Wine & Painting Nights

Wine Still Life with Mike Tauber

Date: Saturday, July 23

Time: 8:30 – 10 p.m.

Cost: $50 material fee

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Photo by Mike Tauber

 

Festival of Arts Wine and Painting class, “Wine Still Life,” with Mike Tauber 

Uncork your creativity this summer at the Festival of Arts. Enjoy a fun painting workshop, while surrounded by beautiful art. Learn easy step-by-step painting techniques, as taught by noted Festival exhibitor Mike Tauber. Beginners and all levels are invited – take home your finished masterpiece. All supplies and complimentary wine or beverage are included. For adults 21 and up. Reservations required. 

Books in Brunch - Featured Event

Featuring Steve Hely Author of “The Wonder Trail”

Date: Sunday, July 24

Time: 11:30 a.m. – 1 p.m.

Cost: Cost: $75, includes admission to the Festival of Arts Fine Art Show, author reading and discussion, brunch, hardcover copy of book and book signing

New this summer, the Festival of Arts introduces Books and Brunch, an event where patrons can meet and talk with two of today’s most popular authors. On Sunday, July 24 at 11:30 a.m., the Festival of Arts welcomes comedic writer and author Steve Hely with his newest book, “The Wonder Trail,” a travel book about his journey through Central and South America. Hely, writer for “The Office” and “American Dad!” is a recipient of the Thurber Prize for American Humor.

Sunday Afternoon in the Park

Live Performance by Pendelton Sisters (Folk)

Date: Sunday, July 24

Time: 2 – 4 p.m.

Cost: Free with Festival admission

Sundays at the Festival of Arts features a musical series with an eclectic mix of music from Bluegrass to World Fusion. From 2 – 4 p.m., “Sunday Afternoon in the Park” will provide the perfect atmosphere to browse the art gallery, picnic on the green, or simply relax in the beautiful weather of Laguna Beach. 

Justine Bennett and Jamie Drake have been friends and collaborators for years. Both solo artists in their own right, they have come together as “The Pendleton Sisters,” sharing traditional folk material and original works. Drake & Bennett are members of the musical theatre production, “Lonesome Traveler,” which had a successful run at the Laguna Playhouse and most recently Off Broadway at 59E59 Theatre’s in New York City. Drake has collaborated with Tim Robbins, Peter Yarrow and recently sang on Moby’s forthcoming album. She enjoys writing, producing and teaching Music Together to families and their toddlers. Bennett has worked closely with producer Chris Seefried (Fitz and the Tantrums, Counting Crows) and her music has seen much success on television shows such as “One Tree Hill,” and Helen Hunt’s most recent film, “Ride.” She was also recently added to Adam Cohen’s band (Leonard Cohen’s son) and has been touring the world playing music.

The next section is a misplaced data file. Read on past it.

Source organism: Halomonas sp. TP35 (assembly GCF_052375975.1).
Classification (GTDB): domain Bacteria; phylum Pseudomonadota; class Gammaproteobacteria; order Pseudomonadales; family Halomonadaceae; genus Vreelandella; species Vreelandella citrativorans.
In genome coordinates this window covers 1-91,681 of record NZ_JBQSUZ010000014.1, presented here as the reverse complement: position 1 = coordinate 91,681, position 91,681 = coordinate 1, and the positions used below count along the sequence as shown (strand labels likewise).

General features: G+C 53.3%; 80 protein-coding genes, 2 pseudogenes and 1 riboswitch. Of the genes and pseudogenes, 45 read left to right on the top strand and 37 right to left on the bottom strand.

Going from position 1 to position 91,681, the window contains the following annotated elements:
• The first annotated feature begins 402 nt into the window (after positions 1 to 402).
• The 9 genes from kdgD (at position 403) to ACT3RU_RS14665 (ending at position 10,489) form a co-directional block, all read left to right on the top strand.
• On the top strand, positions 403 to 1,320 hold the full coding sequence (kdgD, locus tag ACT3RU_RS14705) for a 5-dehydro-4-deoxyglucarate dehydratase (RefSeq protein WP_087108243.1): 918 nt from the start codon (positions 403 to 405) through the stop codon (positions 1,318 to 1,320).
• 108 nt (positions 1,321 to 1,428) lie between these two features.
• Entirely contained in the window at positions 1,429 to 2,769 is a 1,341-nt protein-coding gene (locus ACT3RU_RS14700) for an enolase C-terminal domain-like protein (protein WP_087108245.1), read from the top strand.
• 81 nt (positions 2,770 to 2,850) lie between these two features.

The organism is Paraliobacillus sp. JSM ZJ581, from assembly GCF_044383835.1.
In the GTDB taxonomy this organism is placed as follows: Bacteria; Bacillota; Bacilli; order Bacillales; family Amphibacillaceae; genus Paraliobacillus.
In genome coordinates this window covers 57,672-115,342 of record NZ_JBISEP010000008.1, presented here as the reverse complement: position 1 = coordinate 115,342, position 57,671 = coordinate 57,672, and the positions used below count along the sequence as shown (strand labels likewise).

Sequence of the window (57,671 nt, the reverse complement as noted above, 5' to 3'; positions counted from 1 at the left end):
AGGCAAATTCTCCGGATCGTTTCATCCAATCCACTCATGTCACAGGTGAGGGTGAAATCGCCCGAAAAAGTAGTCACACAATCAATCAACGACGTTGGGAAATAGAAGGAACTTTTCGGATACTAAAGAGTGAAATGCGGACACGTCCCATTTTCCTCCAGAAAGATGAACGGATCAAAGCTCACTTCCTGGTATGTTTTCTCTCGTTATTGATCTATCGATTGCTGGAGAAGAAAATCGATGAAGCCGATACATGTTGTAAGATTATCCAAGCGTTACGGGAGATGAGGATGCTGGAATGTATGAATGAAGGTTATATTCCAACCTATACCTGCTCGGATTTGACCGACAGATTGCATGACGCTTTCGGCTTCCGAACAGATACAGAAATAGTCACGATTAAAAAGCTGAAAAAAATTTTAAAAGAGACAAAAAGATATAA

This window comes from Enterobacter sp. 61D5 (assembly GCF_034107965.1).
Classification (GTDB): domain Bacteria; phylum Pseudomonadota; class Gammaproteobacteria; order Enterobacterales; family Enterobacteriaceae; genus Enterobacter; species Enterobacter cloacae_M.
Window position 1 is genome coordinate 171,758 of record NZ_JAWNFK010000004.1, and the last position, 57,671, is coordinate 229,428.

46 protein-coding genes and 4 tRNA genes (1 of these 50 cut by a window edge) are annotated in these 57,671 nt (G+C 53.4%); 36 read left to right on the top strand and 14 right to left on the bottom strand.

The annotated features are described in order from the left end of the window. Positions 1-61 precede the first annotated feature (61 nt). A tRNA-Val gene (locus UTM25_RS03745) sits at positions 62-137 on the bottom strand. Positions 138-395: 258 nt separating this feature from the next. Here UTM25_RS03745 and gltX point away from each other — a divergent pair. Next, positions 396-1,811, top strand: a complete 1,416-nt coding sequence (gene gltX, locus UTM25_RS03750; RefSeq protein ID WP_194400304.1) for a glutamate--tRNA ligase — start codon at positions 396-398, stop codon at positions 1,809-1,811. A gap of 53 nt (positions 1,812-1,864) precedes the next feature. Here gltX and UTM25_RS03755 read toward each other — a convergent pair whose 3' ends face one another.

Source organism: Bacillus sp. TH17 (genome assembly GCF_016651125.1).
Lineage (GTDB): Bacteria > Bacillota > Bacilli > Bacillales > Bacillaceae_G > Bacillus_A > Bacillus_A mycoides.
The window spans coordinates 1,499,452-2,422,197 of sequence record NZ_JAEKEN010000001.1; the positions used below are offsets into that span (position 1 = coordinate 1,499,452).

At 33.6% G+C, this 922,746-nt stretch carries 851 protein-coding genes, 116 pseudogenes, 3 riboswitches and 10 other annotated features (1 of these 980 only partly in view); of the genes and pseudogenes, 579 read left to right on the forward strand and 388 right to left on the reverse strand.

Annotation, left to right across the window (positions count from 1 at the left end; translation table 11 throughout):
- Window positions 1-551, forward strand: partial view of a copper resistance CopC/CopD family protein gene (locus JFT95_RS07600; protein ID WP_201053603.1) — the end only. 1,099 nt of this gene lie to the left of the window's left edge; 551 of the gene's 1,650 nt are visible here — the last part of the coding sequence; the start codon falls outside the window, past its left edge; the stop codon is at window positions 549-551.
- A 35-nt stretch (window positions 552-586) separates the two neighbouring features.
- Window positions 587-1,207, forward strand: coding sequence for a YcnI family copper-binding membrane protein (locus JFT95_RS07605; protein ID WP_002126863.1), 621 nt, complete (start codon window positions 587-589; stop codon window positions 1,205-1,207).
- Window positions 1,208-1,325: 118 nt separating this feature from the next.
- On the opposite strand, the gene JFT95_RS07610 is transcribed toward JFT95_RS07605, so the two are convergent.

Art & Story Time

“I Ain’t Gonna Paint No More” by Karen Beumont

Date: Monday, July 25

Time: 11a.m. – 12 p.m.

Cost: Free with Festival admission

A new event this summer. Art and Story Time, presented by Crayola, is a weekly series for children 5 and under. Every Monday from 11a.m. – 12 p.m., enjoy a different book read aloud plus a hands-on art project. There may even be special surprise visits from illustrators, story characters, and more. Fun for children and their parents. 

A dab of blue here, a splash of red there, a goopy smear of green… everywhere. To the tune of “It Ain’t Gonna Rain No More,” one creative kid floods his world with color, painting first the walls, then the ceiling, then HIMSELF! Before this feisty artist is through, he’ll have painted his head, back, hands, legs, feet, and . . . Oh no — here comes Mama! Karen Beaumont’s zippy text and David Catrow’s zany illustrations turn an infamous childhood activity into raucous story time fun, giving a silly twist to the fine art of self-expression.

The Festival of Arts, located at 650 Laguna Canyon Road, is open daily through Aug 31, 10 a.m. to 11 p.m. For more information about the exhibitors, events, and for tickets, please visit www.foapom.com or call 800-487-3378.


Sawdust Art Enrichment Fund receives a generous grant to support jewelry classes for military spouses